"Mozart's Music is so pure and beautiful that I see it as a reflection of the inner beauty of the universe itself."

Albert Einstein

Divertimento D major, K136

Wolfgang Amadeus Mozart
1772
Length: 13'
I. Allegro
II. Andante
III. Presto

The social and entertainment music that Wolfgang Amadeus wrote for payment on various occasions have long been underestimated and dismissed as inferior compared with other works by the master. It was overlooked however that in those days it was standard practice; that precisely those composers who didn't have a regular income from a position at the court, for a count or bishop kept their heads above water by doing such commissioned works. 

Next to the„Kleine Nachtmusik“, the most famous and most often performed social music by Mozart, the Divertimento in D Major, K.136, numbers among those compositions for chamber orchestra that are held highest in public esteem today - and are therefore subject to a certain degree of wear.  Mozart wrote the work at the age of 16 between his second and third tours of Italy, so that the Italian influence, especially that of Giovanni Batista Sammartini, cannot be missed in the composition which otherwise conforms to the Salzburg style.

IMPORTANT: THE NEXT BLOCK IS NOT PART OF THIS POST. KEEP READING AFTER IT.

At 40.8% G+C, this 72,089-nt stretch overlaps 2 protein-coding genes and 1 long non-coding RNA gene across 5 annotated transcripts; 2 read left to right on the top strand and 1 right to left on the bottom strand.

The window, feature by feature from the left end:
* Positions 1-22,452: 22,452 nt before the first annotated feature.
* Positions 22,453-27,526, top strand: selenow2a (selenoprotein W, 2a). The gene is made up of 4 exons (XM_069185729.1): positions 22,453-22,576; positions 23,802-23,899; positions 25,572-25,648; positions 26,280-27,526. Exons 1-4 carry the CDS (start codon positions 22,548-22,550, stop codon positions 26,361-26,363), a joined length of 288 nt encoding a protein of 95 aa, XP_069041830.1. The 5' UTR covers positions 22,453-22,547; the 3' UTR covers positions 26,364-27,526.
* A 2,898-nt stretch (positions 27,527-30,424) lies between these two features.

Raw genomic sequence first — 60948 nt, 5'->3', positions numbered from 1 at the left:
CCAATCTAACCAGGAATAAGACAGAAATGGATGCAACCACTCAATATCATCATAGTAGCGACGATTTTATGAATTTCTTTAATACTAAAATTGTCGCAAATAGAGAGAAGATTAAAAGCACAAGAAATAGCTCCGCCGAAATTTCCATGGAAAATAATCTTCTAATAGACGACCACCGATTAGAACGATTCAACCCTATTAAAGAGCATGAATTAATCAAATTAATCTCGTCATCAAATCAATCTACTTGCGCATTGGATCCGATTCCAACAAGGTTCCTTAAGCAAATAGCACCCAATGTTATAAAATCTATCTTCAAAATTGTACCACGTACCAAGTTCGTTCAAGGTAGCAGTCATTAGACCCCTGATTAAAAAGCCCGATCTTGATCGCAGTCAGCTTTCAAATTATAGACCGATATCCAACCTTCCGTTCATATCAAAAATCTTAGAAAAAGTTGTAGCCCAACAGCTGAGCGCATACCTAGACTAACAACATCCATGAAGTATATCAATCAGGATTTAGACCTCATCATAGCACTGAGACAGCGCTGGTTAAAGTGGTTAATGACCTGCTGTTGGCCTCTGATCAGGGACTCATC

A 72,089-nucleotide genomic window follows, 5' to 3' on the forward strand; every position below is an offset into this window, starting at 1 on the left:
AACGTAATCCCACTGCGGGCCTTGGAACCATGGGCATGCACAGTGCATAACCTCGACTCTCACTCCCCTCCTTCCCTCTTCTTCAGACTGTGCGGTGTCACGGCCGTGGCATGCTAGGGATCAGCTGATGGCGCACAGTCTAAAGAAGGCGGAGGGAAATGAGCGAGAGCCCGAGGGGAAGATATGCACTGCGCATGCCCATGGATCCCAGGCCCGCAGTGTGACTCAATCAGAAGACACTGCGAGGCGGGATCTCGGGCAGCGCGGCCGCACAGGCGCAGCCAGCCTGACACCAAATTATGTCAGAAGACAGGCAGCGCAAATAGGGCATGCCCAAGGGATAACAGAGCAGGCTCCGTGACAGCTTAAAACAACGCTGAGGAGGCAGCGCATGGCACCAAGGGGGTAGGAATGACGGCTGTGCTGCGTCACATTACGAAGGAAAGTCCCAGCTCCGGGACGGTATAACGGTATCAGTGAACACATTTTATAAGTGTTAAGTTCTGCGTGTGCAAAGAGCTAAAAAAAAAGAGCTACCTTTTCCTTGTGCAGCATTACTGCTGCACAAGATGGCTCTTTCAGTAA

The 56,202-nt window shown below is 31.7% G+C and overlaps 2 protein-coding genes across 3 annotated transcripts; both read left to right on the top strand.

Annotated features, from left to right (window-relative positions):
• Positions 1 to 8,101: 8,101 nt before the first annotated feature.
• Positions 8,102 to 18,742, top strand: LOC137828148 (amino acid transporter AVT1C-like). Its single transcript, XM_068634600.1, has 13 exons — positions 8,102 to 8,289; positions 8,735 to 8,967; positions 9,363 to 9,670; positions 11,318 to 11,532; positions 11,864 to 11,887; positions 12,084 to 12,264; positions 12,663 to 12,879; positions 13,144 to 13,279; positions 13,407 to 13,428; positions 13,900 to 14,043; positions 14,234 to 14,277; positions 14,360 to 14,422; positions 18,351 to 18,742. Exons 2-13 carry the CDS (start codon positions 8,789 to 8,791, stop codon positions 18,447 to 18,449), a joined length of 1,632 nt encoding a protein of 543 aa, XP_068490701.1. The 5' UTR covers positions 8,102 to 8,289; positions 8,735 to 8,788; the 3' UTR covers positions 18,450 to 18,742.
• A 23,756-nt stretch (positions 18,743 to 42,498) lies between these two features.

The convivial social background can be heard in this music.  In its form, the Divertimento also follows the fast - slow - fast sequence of the Italian overture. This sequence gradually came to be the standard in other areas of orchestral music  (as in symphonies and concertos). 

The young Mozart achieved an astounding homogeneity and sensuous fullness of sound in these divertimenti. One cannot fail to hear the harmonic and thematic relation to the symphonies that were written at the same time.

The Divertimento in D Major, K.136, consists of three movements. An andante, which could almost be called romantic, is framed by two quick movements in which the joy of a sensuous sound and unbridled musicality dominate. The youthful virtuosity of the music, in connection with a marked melodic ingenuity in the themes contributed to the great popularity of the work and distinguishes it out of the almost inexhaustible repertoire of court entertainment music. 

 

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